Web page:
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I'm writing a basic app which involves changing the html in divs referenced by name, and it's working fine in Chrome, Firefox, Safari, etc. but not in our beloved Internet Explorer. I'm loading the content dynamically so I can't give you full code but here's an example of the HTML (where there would be many such divs stacked with ascending numerical names):

<div id="entry" class="entry" name="15">
    <div id="comment" class="comment" name="15">Click here...</div>
    <div id="rating" class="rating" name="15">24</div>
</div>

And here's the jQuery function triggered when a user clicks on the "entry" div:

$.fn.rateup = function() {
    var dname = $(this).attr('name');
    var rating = $("div.rating[name="+dname+"]").html();
    var newrating = parseInt(rating)+1;
    $("div.rating[name="+dname+"]").html(newrating);
}

Now, what I want to have happen is for the HTML in the rating div within the clicked entry div to increase by one, but in IE the rating of the entry div below the one clicked increases. I have no idea how it could possibly be selecting the wrong div here, as it has a very specific name which is very clearly referenced in my code. I've tried doing the same thing with jQuery's .find() method within the clicked entry div, and get the same result. I'm stumped.

Click here to see what I'm talking about. It may be buggy in other ways, but this is the only thing I'm concerned with at the moment. If worst comes to worst, I can just have it select element with [name=parseInt(dname)-1] if and only if rendered in IE, but I'd like to find a less hackey solution.

Thanks for your thoughts.

EDIT (6/24 11:30pm)

Incorporating the answers below and my newfound knowledge that some quirky CSS was positioning things in confusing places (inline float right pops things down to the next line unless handled correctly), I have resolved this problem. Thanks to you all for helping me become a better coder. I'll start using attributes more correctly!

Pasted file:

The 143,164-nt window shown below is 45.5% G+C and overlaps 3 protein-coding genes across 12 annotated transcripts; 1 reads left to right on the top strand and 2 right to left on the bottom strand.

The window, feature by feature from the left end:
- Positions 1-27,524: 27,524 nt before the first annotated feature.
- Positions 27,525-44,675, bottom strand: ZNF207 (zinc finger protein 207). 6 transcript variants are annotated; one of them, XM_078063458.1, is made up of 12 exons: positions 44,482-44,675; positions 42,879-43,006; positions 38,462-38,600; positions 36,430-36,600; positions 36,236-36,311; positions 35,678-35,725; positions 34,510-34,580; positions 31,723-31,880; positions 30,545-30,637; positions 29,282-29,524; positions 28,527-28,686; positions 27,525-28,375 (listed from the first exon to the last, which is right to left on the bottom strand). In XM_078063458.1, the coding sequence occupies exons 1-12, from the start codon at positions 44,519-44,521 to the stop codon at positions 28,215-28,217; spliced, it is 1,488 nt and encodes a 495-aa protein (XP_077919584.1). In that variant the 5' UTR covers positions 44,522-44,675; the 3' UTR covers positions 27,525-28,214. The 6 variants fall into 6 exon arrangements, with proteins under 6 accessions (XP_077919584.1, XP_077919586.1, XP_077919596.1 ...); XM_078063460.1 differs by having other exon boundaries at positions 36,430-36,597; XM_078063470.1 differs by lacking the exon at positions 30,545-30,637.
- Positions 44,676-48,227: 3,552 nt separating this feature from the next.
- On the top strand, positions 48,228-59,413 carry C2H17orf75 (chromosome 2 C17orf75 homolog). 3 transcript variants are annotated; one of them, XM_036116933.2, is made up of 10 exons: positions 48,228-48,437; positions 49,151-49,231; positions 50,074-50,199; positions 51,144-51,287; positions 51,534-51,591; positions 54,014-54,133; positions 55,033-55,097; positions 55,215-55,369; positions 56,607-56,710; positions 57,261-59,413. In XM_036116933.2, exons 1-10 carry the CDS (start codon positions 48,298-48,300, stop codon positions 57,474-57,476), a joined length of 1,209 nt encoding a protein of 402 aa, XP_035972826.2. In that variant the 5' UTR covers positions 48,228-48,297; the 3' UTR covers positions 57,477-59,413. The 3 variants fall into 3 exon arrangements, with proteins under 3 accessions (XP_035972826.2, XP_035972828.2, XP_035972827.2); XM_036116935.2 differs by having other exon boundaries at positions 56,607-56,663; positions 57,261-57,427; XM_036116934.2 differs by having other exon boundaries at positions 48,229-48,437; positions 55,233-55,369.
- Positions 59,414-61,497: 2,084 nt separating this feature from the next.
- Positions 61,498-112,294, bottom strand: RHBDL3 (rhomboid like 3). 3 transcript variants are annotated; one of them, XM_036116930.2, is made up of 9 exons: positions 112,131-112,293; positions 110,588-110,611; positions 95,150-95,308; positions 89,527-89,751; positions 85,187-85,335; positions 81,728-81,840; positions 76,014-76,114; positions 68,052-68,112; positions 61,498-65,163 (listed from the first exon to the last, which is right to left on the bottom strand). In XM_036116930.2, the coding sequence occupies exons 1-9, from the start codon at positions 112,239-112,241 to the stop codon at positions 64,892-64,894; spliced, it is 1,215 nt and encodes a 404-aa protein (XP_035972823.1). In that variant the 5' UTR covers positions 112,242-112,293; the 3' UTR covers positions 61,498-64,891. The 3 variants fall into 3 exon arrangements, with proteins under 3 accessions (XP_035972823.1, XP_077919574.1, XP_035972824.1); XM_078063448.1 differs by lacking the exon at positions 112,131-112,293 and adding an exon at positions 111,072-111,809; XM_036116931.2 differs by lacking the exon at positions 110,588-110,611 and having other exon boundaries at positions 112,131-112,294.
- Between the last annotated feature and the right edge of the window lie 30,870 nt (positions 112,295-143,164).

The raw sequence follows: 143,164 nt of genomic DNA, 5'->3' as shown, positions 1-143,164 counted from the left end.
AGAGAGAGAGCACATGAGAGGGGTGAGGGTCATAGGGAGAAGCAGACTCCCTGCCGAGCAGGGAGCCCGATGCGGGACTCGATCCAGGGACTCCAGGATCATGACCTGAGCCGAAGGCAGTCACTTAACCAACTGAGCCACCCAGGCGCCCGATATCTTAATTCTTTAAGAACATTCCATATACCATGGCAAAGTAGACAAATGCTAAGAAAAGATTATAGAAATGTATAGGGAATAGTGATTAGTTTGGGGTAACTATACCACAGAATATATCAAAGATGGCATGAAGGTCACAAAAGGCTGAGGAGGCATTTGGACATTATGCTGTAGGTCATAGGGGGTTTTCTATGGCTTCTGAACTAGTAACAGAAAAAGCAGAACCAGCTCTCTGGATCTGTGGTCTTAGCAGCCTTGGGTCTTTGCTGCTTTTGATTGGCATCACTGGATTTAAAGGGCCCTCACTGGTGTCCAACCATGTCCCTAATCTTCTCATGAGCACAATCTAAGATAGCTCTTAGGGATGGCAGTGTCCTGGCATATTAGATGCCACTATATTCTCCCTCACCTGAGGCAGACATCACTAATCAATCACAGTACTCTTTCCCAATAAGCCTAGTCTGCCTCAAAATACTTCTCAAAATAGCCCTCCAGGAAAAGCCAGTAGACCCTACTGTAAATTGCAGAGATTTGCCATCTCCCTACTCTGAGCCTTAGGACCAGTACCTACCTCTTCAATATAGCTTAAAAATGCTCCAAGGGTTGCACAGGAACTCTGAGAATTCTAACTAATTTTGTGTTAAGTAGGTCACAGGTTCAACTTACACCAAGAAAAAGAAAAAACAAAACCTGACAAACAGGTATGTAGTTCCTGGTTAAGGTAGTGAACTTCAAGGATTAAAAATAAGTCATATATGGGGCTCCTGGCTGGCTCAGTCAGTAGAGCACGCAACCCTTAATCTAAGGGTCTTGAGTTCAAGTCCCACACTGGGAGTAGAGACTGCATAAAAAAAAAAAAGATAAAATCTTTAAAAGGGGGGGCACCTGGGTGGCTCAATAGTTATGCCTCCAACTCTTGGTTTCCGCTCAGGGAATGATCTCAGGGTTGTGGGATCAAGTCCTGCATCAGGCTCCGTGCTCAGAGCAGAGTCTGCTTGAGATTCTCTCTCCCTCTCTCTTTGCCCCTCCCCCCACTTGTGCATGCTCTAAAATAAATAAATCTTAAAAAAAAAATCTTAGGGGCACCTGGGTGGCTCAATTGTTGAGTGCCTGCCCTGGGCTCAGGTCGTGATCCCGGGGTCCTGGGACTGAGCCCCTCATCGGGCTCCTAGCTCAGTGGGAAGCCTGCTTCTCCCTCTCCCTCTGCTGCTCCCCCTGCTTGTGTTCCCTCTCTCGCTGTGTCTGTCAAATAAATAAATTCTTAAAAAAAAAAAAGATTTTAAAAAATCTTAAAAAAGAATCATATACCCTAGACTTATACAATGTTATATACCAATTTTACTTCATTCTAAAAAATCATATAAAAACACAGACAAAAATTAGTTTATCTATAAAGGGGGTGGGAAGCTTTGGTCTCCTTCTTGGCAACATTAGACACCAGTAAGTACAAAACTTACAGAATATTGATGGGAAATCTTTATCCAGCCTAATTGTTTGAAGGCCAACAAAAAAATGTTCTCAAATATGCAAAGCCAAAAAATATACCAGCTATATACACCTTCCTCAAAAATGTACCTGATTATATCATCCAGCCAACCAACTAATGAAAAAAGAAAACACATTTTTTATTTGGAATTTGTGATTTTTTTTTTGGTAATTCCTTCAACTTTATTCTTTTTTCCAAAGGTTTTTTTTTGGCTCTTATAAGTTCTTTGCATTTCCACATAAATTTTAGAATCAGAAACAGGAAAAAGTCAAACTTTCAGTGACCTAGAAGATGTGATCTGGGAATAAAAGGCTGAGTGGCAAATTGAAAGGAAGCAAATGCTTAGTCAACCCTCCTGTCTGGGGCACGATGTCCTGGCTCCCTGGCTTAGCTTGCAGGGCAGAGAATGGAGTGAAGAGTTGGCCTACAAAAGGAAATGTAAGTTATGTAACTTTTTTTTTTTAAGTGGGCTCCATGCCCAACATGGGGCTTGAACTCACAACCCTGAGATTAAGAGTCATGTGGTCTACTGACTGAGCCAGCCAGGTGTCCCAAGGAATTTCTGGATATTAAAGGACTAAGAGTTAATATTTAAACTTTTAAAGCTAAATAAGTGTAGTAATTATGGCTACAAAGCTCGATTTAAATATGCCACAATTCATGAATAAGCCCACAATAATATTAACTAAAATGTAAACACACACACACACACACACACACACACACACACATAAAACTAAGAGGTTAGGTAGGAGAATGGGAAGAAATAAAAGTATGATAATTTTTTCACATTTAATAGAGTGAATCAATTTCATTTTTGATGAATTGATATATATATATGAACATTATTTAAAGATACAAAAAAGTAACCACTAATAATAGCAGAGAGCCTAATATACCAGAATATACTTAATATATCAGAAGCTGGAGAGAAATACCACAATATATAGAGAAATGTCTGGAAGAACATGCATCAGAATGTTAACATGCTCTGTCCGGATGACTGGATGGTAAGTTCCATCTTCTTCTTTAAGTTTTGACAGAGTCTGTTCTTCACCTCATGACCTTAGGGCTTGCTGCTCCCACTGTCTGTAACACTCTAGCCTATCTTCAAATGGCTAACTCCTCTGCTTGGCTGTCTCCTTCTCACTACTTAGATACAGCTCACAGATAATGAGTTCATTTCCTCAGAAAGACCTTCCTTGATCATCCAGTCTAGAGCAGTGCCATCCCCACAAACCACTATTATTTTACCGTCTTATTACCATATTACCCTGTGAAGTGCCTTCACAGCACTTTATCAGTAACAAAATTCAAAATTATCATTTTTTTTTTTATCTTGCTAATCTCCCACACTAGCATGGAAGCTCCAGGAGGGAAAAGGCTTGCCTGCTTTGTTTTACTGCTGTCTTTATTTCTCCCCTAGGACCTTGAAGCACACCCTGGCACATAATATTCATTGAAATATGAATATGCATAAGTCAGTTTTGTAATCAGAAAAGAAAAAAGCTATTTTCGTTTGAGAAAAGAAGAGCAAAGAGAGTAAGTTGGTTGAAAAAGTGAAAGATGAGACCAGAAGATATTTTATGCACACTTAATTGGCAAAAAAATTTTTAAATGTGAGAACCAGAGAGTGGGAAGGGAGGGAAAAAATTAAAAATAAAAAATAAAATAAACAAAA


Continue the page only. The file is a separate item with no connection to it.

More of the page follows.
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3 Answers

up vote 2 down vote accepted

Well, I think you are confusing the selector.

<div id="e15" class="entry">
    <div class="comment">Click here...</div>
    <div class="rating">24</div>
</div>

if you try to select the rating div now, "this.rating" it should select the right one.


PS Your name field is not really necessary, and would be invalid in xhtml. (As it can only be a member of a form field)

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your answer is the more correct of the 2, especially using context. +1 –  nathan gonzalez Jun 23 '10 at 15:39
    
This does yield the correct selection, and tweaking my CSS I am now positioning the comment in the correct location. Thanks to everyone here for the help. –  man1 Jun 25 '10 at 6:44
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I don't think that DIV elements can have a name attribute, but that is irrelevant, as it isn't required if you do all of your calculations relative to the DIV that was clicked on...

<div id="entry" class="entry">  
    <div class="comment">Click here...</div>  
    <div class="rating">24</div>  
</div>

<div id="anotherEntry" class="entry">  
    <div class="comment">Click here...</div>  
    <div class="rating">17</div>  
</div>


$.fn.rateup = function() { 
    var ratingElement = $(this).find("div.rating"); 
    var rating = ratingElement.html(); 
    var newrating = parseInt(rating)+1; 
    ratingElement.html(newrating); 
} 

This assumes that each rating DIV is wrapped in its own entry DIV, and each of these has the $.fn.rateup event handler attached.

As for the reason for the wrong rating being selected, this would depend on which elements have the event handlers attached - can we see the code that does this?

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seems like you could simplify everything if you used id's properly. ;)

id's should be unique on the entire page, and it seems as though you're using them more like classes. perhaps using id's like "1" for entry, "c1" and "r1" for comment and rating would allow for cleaner selectors, thus resolving the issue completely. you could then do something like

$('#r'+$(this).id).html(newrating)

doesn't really solve the issue with ie you're seeing, but makes the html and javascript cleaner imho.

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1  
id can't start with numbers technically –  Kasumi Jun 23 '10 at 7:51
    
@kasumi, true enough. my mind was mostly gone when writing this response, so i'll cut myself some slack. –  nathan gonzalez Jun 23 '10 at 15:39
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